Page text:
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Publication numberUS5207924 A
Publication typeGrant
Application numberUS 07/901,310
Publication dateMay 4, 1993
Filing dateJun 19, 1992
Priority dateJun 19, 1992
Fee statusLapsed
Publication number07901310, 901310, US 5207924 A, US 5207924A, US-A-5207924, US5207924 A, US5207924A
InventorsPeter E. Reed, Karen R. Tubergen
Original AssigneeNalco Chemical Company
Export CitationBiBTeX, EndNote, RefMan
External Links: USPTO, USPTO Assignment, Espacenet
Diallyl dimethyl ammonium chloride copolymers in deinking process water clarification
US 5207924 A
Abstract
Novel copolymers of polydiallyl dimethyl ammonium chloride and 3-acrylamido-3-methylbutanoic acid are useful in the clarification of deinking paper mill waste water resulting from the processing of recycled paper stock.
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Claims(3)
Having thus described our invention it is claimed:
1. A process wherein a coagulating amount of a water soluble polymer is used to coagulate suspended solids from deinking process waters which result from the processing of recycled paper, the improvement which comprises using as the coagulant a polydiallyl dimethyl ammonium chloride copolymer which contains from between 1-30 mole percent of 3-acrylamido-3-methylbutanoic acid and has an intrinsic velocity of at least 0.5.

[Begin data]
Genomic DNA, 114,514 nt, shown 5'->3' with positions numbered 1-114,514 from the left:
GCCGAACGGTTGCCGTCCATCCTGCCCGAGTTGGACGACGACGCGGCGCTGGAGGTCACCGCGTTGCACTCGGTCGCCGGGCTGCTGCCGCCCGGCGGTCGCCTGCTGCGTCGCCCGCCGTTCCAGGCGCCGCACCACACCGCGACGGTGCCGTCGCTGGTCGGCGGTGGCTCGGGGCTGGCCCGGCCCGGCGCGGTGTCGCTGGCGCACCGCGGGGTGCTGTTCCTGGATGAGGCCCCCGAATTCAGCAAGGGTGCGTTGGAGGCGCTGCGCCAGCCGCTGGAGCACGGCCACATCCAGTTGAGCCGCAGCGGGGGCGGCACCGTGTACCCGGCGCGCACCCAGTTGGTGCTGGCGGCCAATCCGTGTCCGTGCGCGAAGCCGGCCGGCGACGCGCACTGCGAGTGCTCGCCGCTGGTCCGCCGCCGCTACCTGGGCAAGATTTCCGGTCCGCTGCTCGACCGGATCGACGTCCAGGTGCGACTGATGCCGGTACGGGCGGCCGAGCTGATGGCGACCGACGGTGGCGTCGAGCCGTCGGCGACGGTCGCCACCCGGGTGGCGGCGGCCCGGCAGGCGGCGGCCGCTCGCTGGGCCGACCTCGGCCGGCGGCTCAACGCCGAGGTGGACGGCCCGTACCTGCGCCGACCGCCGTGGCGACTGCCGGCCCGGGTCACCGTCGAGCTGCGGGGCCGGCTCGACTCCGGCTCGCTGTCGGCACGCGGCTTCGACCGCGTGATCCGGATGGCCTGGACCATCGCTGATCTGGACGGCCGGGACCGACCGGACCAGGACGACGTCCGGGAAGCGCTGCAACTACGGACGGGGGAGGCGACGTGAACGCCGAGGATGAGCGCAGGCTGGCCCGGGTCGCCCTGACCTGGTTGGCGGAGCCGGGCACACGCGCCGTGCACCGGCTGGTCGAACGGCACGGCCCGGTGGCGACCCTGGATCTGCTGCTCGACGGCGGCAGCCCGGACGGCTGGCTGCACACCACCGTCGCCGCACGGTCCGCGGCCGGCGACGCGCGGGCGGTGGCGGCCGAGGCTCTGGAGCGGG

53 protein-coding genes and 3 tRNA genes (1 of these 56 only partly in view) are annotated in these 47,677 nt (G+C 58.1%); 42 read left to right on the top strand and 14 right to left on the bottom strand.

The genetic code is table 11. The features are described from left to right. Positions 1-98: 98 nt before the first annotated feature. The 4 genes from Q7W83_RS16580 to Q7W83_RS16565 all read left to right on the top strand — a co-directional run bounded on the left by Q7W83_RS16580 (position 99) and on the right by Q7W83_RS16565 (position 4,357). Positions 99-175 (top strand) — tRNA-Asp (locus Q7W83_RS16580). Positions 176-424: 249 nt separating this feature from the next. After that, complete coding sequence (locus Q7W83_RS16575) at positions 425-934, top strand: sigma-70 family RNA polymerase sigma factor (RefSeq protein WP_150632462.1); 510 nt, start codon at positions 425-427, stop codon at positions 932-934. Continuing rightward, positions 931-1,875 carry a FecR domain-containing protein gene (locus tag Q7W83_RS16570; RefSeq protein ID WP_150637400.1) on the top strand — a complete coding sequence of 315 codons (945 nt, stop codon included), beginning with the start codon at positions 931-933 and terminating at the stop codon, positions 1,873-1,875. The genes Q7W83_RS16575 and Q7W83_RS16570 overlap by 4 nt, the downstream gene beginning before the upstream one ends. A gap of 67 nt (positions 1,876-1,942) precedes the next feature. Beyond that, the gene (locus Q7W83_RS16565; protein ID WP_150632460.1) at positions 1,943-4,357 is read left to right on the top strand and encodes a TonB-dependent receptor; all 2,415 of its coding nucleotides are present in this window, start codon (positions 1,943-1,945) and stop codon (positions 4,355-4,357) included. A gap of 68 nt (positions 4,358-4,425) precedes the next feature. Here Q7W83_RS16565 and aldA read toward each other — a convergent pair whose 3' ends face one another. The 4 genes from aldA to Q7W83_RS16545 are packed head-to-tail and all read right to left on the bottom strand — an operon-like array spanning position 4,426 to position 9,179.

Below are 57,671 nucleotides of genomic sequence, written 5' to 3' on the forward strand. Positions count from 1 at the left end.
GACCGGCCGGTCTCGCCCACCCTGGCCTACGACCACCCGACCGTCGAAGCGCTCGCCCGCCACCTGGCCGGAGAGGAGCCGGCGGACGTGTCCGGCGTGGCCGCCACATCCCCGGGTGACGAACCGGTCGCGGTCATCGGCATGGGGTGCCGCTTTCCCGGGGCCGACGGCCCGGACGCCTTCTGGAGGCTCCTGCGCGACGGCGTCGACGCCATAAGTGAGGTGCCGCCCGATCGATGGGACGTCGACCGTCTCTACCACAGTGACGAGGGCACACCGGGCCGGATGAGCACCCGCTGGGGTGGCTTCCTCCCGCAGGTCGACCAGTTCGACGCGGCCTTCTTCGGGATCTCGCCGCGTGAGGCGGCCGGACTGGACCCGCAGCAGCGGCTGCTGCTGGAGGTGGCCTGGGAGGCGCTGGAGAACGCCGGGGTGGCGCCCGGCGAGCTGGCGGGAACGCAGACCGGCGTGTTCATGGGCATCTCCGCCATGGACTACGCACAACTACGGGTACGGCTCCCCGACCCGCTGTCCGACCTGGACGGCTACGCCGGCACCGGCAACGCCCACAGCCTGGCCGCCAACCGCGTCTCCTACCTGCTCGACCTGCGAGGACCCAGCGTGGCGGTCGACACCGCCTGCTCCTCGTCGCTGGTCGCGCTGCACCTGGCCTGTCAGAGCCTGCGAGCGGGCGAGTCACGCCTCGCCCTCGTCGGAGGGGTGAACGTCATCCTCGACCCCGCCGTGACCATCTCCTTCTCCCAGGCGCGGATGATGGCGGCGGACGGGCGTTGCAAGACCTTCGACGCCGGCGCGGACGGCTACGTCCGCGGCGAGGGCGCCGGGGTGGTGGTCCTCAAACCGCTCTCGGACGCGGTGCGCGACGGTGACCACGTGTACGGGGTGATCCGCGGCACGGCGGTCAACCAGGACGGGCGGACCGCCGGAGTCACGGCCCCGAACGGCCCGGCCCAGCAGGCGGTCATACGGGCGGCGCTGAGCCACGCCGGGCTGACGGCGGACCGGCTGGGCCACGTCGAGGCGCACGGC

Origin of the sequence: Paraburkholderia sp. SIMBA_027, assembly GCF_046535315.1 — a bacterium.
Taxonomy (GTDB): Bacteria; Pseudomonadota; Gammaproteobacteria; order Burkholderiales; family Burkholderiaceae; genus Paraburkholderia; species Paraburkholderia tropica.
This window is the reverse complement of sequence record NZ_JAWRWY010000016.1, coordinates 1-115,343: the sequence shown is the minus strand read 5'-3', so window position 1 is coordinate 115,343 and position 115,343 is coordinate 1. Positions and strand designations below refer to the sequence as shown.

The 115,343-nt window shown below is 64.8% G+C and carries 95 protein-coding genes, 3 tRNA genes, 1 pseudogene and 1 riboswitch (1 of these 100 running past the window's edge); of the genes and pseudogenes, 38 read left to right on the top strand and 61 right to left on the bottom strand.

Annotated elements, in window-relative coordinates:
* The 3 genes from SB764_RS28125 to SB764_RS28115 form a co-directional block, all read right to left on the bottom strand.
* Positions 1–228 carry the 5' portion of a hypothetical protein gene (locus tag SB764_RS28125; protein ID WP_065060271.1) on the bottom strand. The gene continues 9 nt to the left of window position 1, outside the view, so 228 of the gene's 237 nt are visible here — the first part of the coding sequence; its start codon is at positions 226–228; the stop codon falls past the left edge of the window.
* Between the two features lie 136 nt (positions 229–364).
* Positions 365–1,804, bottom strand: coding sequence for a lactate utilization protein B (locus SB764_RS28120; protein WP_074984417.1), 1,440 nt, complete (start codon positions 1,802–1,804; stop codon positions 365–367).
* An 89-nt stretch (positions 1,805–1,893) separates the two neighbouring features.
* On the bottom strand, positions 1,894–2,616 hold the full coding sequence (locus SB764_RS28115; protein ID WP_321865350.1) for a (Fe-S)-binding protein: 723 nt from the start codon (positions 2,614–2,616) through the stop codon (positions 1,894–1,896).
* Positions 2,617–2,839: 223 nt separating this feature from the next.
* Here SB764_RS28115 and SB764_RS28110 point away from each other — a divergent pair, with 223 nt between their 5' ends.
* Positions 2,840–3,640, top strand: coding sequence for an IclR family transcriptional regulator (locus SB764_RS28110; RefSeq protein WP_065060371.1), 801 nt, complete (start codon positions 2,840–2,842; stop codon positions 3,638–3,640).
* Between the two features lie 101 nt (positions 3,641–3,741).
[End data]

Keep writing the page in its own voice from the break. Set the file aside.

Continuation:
2. The process of claim 1 where the copolymer contains between 5-30 mole percent of 3-acrylamido-3-methylbutanoic acid and has an intrinsic viscosity within the range of between 0.5-5.
3. The process of claim 1 here the copolymer contains between 5-20 mole percent of 3-acrylamido-3-methylbutanoic acid and has an intrinsic viscosity within the range of between 1-5.
Description
GENERAL FIELD OF THE INVENTION